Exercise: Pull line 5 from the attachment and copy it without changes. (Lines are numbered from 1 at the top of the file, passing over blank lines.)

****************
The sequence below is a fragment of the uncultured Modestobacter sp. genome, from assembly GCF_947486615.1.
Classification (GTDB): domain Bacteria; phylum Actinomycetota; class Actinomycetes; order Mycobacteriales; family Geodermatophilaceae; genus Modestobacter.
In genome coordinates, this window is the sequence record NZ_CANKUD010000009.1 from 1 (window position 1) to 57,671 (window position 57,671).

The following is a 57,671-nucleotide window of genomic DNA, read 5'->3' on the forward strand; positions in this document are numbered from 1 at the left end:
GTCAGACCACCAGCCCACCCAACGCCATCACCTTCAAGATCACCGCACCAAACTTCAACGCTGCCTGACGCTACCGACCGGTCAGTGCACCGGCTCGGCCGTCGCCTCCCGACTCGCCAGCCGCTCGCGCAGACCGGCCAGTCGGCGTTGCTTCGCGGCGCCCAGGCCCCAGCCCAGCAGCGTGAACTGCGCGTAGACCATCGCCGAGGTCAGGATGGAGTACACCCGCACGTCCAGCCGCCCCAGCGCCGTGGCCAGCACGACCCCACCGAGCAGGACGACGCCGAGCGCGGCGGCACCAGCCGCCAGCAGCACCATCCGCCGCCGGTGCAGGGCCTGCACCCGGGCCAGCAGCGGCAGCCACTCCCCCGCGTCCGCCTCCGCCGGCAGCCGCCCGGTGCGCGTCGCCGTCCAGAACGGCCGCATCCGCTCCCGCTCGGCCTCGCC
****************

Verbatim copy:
GTCAGACCACCAGCCCACCCAACGCCATCACCTTCAAGATCACCGCACCAAACTTCAACGCTGCCTGACGCTACCGACCGGTCAGTGCACCGGCTCGGCCGTCGCCTCCCGACTCGCCAGCCGCTCGCGCAGACCGGCCAGTCGGCGTTGCTTCGCGGCGCCCAGGCCCCAGCCCAGCAGCGTGAACTGCGCGTAGACCATCGCCGAGGTCAGGATGGAGTACACCCGCACGTCCAGCCGCCCCAGCGCCGTGGCCAGCACGACCCCACCGAGCAGGACGACGCCGAGCGCGGCGGCACCAGCCGCCAGCAGCACCATCCGCCGCCGGTGCAGGGCCTGCACCCGGGCCAGCAGCGGCAGCCACTCCCCCGCGTCCGCCTCCGCCGGCAGCCGCCCGGTGCGCGTCGCCGTCCAGAACGGCCGCATCCGCTCCCGCTCGGCCTCGCC